How much money do you think you need to be considered “rich”? Most Americans define ‘rich’ as anyone that makes more money than they do. Really? That’s actually pretty funny. I define it like this:
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How much money do I need to be rich?
- the point at which your investments generate enough income to cover your expenses; freedom
“all my bills can be paid from the income that my investments generate!”
Synonyms: financially independent
See also: f**k you money
Rich is NOT cruising around in your limo, dressed up like Mr. Peanut or Rich Uncle Pennybags. Rich is NOT living like the upstairs people at Downton Abby. Rich IS having enough money to buy your freedom. Freedom is the ability to do whatever you want to do with your time. Freedom is the best thing your money can buy and figuring out how much that freedom will cost you is pretty easy thanks to the 4% rule.
WHAT IS THE 4% RULE
The 4% Rule says that on average our investments will grow at 7% per year. From that 7% growth, you’ll be able to spend 4% and leave the remaining 3% invested in order to keep up with the average rate of inflation.* In theory, you never touch your principal investment, only a portion of the growth.
As you can see from the table below, if you only spend 4% and leave the remaining 3% invested, you’ll have enough money to live on for the rest of your life, while keeping up with inflation.** And this is important because we know that a dollar today is worth more than a dollar tomorrow!
HOW MUCH DO YOU NEED TO RETIRE?
It turns out that your financial freedom will cost you about 25 times you annual expenses. Take your annual expenses and multiply that by 25 to get your magic number.
If you can live on $20,000 per year, then your magic number is $500,000 (20,000 x 25). If you need $100,000 per year to get by, then your number is $2.5 million (100,000 x 25). Here’s a handy chart that will show you how much much money your investments will generate for you each year.
The time it will take you to become financially independent depends upon a few things, namely:
- The amount of money you need to live on. The more money you need to get by, the more you’ll need to save in order to meet this need. Inversely, the less money you need to get by, the less you need to save up.
- The percentage of your income that you save. If for some reason you can’t save any money whatsoever, then your savings rate is 0% and you’ll never be financially independent, because you’ll always need a paycheck to get by. If you’re on the opposite end of that example and you’re able to save 100% of your income, then you’re already there. Congratulations!
With this information you are now in total control – figure out how much money you need to get by each year, then save up 25 times that amount! The second your expenses are covered by your investments, you are free to do whatever you want to do with your time because once you’ve reached this point, your money has purchased your freedom and you are officially rich!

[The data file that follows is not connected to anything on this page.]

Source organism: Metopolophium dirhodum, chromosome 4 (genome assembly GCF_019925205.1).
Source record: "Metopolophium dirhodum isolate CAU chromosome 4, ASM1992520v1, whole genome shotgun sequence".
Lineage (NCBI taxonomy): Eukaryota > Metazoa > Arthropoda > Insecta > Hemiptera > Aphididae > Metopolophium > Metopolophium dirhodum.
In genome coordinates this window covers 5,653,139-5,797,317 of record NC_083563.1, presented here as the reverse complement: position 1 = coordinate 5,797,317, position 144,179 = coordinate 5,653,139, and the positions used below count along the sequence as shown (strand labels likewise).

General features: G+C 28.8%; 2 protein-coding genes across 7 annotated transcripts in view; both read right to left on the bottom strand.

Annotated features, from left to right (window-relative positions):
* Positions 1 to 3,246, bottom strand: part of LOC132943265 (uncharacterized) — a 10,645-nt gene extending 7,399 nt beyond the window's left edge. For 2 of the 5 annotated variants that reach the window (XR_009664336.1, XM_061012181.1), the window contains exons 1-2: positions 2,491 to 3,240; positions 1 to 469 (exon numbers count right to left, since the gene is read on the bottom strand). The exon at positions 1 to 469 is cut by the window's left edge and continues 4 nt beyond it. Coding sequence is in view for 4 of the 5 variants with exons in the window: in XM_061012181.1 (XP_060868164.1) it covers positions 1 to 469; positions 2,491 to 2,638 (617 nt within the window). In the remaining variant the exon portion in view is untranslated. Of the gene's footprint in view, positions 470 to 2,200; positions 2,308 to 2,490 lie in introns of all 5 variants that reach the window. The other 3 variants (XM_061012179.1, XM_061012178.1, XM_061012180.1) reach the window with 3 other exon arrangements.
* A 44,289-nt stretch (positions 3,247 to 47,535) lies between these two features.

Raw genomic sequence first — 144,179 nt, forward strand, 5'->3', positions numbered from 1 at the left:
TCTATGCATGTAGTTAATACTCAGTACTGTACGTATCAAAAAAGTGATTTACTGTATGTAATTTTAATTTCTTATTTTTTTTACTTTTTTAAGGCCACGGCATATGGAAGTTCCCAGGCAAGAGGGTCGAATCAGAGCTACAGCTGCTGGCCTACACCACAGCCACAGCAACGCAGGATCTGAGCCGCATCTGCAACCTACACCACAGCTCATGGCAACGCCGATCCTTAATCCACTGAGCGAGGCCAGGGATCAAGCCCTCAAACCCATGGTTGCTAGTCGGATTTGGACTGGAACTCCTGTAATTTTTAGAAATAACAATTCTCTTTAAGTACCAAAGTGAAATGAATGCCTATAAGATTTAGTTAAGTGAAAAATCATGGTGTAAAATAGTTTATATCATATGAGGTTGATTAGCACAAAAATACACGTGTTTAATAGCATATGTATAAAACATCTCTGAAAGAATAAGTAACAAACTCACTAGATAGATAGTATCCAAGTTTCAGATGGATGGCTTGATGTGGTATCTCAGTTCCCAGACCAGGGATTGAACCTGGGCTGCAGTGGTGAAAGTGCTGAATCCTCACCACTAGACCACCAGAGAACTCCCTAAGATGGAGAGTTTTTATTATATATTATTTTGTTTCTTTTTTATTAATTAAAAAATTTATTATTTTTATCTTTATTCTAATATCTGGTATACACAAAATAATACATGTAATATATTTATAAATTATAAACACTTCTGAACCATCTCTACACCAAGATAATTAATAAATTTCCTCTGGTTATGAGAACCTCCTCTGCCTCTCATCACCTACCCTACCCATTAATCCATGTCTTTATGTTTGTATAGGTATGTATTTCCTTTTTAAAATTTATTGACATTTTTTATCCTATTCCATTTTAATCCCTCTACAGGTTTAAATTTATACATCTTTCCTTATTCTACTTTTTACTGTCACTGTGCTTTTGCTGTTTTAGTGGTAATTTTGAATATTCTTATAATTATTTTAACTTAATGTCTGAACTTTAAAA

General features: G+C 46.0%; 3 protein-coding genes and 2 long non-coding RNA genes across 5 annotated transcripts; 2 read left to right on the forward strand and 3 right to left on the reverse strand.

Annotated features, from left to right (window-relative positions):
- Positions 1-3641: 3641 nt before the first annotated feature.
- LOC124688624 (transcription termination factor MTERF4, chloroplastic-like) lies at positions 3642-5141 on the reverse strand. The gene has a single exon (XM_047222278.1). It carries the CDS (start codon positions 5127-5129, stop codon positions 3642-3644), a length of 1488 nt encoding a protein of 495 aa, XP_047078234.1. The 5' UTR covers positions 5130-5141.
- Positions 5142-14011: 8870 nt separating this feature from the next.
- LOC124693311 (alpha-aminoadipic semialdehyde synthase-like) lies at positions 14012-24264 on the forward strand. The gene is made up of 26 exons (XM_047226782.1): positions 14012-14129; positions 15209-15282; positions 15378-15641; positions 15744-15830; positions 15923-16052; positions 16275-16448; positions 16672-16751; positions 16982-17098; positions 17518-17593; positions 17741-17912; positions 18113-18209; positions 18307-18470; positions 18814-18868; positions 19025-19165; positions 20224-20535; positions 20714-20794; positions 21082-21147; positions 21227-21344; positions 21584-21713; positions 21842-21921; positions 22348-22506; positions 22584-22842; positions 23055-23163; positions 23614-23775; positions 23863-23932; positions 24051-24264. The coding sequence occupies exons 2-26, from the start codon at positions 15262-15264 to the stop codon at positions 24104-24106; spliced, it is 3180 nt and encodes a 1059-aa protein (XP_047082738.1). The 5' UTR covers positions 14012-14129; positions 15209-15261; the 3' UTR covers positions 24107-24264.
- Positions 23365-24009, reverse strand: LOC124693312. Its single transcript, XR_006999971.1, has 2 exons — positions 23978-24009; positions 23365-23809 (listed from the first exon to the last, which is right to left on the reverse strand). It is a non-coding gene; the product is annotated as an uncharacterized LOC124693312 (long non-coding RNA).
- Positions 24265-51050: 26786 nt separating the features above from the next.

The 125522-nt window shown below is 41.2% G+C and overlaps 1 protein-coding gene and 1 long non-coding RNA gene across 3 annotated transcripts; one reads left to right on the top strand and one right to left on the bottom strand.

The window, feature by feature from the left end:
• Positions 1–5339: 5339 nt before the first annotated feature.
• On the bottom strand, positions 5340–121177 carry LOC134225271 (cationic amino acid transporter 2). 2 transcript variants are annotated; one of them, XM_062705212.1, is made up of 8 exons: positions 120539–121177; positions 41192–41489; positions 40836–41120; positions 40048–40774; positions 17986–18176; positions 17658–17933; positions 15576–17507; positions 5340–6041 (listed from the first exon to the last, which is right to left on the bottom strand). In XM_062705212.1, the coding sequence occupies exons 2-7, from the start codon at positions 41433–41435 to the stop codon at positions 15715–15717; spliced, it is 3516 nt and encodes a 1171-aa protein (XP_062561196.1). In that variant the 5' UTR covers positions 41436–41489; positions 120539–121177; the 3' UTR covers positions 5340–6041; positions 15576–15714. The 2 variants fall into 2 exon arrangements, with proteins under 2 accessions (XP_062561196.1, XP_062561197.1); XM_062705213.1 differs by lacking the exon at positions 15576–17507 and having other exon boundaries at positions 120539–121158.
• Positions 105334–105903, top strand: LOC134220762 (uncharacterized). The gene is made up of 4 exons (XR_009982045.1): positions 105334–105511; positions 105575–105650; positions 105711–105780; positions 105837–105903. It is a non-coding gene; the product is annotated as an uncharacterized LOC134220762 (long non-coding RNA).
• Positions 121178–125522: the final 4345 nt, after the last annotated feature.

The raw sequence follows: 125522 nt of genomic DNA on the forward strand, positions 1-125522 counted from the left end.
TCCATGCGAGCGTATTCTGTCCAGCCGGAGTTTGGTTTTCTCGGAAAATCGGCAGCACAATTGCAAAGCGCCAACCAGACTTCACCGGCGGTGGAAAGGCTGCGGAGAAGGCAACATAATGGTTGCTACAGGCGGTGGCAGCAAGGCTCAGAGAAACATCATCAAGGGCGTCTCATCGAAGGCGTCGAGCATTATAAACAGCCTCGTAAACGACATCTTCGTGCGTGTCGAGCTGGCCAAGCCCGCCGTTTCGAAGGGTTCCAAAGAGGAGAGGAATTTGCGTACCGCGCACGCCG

Want to keep grinding away at your current job? Go for it! Want to become a Walmart Greeter? Knock yourself out. Create a money making machine for yourself? Lie on a beach doing nothing? Volunteer at a non-profit? Search for Bigfoot in the Pacific Northwest? When your assets generate income that is greater than your expenses you can do whatever. you. want!
* The stock market is like an EKG machine and not like an up-moving escalator. Some years your investments will not only miss the 7% growth rate, but you’ll actually LOSE money that year. Yikes – that’s scary! But don’t panic just yet because other years your investments will grow at a MUCH greater rate than 7%. That’s why I’ve bolded the word average, because it all evens out. Over time the stock market always goes up. By an average of 7% annually, after adjusting for inflation. If you want to read and learn even more about how simple and easy saving and planning for retirement can be, I highly recommend this book, The Simple Path to Wealth, by Jim Collins, which is easy to read and understand. I own it and refer to it often:
**The 4% rule is also sometimes called the Safe Withdrawal Rate, which is to say “how much money can I safely withdraw from my account without fear of every running out?” 4% is that amount, but I’ve only scratched the surface of the 4% rule in this post. Here are some additional posts on this controversial topic, some with differing points of view, that I recommend you check out:
- The 4% rule: The easy answer to ‘How much do I need for retirement?’ by Mr. Money Mustache
- Safe withdrawl rate for early retirees by Mad Fientist
- Understanding sequence of returns risk – Safe withdrawal rates, bear market crashes, and bad decades by Michael Kitces
The 4% Rule can be a bit controversial – what do you think about it? Please leave a comment (with a link back to your own blog) and let me know your thoughts.